The next article deals with the limitations of DFSR, NTFS, etc. Suffice it to say: no. I don't have it all on one partition. A single RAID array, (due to cost limitations,) but not one file system. DFSR won't handle 60M files in a single replication group; not even close.
For many people, simply replicating everything from a single volume would be fine; they don't have 60M files and 10TB of data. For myself, I have a folder under E:\ called “Shares.” On smaller sites, where I only have 4M or less files to worry about, this is a single volume, single replication group. They are usually less than about 2.5TB and work just fine.
On the main site, where there are 60M files and around 10TB to replicate, each of these shares is a replication group of its very own. On this site, each of these shares is actually a separate partition mounted into the “shares” folder. A little overly complex perhaps…but easy enough to administer as a single entity. (The backup crawlers for example simply see the whole lot as descendants of “E:\”)
As to the Jet database, it’s not the only issue. Remember that the DB behaves like an absolute turd if it can’t stuff itself entirely into RAM; additionally Bad Things Can Happen if DFSR is in the middle of replication, the Jet DB *has* managed to put itself entirely into RAM and the power goes out. You are correct as regards the file locking issue: it’s a problem.
The above are the reasons I view DFSR as “hobo high availability.” The /proper/ way to HA for file storage is to use two SANs that replicated at a block level. No questions about that. Not everyone has that luxury; however SANs are rapidly dropping in price. For the moment, buying 10 NASes to cover my 5 logical sites is still nearly an order of magnitude more expensive than my current “hobo high availability” solution.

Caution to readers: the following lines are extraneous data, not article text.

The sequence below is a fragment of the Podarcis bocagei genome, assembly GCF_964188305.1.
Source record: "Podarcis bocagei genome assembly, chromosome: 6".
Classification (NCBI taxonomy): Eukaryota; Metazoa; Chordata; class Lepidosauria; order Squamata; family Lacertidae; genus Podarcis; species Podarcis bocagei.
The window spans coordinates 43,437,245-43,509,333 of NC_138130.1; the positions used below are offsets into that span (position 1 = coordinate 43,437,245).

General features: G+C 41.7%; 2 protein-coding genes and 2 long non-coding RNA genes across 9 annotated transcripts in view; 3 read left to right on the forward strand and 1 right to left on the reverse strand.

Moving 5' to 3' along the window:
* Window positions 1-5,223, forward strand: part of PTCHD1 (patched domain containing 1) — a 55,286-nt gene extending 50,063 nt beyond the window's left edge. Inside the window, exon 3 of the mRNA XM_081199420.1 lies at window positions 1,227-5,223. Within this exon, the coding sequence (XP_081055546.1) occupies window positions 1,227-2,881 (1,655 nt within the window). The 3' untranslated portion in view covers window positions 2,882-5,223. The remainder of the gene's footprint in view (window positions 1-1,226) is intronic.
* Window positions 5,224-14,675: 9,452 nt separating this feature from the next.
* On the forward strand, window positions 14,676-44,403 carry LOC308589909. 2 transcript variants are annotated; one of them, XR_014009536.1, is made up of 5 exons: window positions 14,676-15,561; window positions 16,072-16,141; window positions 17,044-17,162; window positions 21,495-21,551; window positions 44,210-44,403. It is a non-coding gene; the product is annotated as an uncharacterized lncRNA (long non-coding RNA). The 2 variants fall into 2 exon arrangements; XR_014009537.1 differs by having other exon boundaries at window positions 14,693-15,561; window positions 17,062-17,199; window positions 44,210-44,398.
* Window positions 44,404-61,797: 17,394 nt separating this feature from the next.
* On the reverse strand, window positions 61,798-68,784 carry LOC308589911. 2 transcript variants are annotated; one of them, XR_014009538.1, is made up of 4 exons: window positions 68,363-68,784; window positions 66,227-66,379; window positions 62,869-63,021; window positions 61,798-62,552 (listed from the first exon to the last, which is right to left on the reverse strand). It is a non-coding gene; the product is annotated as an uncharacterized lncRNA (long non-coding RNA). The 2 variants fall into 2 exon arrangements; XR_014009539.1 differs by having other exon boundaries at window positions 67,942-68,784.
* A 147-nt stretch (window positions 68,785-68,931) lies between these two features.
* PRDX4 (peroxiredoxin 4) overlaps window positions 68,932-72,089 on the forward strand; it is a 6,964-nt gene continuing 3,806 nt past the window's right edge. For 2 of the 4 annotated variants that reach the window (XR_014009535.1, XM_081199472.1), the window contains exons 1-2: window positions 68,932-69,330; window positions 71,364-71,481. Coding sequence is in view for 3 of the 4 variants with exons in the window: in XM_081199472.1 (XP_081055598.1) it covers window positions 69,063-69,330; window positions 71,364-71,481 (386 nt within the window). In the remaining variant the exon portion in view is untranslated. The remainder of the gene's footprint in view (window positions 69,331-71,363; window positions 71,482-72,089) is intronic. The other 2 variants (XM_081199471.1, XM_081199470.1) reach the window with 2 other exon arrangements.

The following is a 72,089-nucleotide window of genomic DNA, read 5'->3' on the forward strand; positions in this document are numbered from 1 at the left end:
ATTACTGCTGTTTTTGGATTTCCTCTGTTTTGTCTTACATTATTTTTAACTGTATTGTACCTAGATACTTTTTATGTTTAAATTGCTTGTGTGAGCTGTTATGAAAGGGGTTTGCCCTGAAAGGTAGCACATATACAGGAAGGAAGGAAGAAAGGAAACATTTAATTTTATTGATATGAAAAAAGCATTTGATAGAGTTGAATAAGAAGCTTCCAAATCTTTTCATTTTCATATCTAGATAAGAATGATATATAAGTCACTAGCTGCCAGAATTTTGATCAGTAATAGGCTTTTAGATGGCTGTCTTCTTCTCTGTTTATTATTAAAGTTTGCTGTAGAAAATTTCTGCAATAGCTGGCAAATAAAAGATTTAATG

If it makes you less concerned, my partner in crime is a strictly by-the-book systems administrator. His job is largely to restrain me. I MacGyver a solution to whatever problem is a burning fire on my desk at that particular moment. Where something might take hours, days or weeks to get operational or repaired “by the book,” my job is to make that happen in minutes. My fellow sysadmin then frown cannons me, and sets about poking holes in all of my theories and experiments.
We poke away at them and eventually arrive at workable, reproducible configurations. They are rarely best practice because we simply don’t have the resources to set up our network that way. They work though; and they work reliably. Tested through various failures both in the lab and in practice. DFS namespace for example is one of those that didn’t. (See post further down the thread on that.)
It’s why I write what I write; theory versus practice. In theory there is one way to do everything, all the time, and it works for everyone. In practice…I find that real world requirements and resource availability are different almost every single time.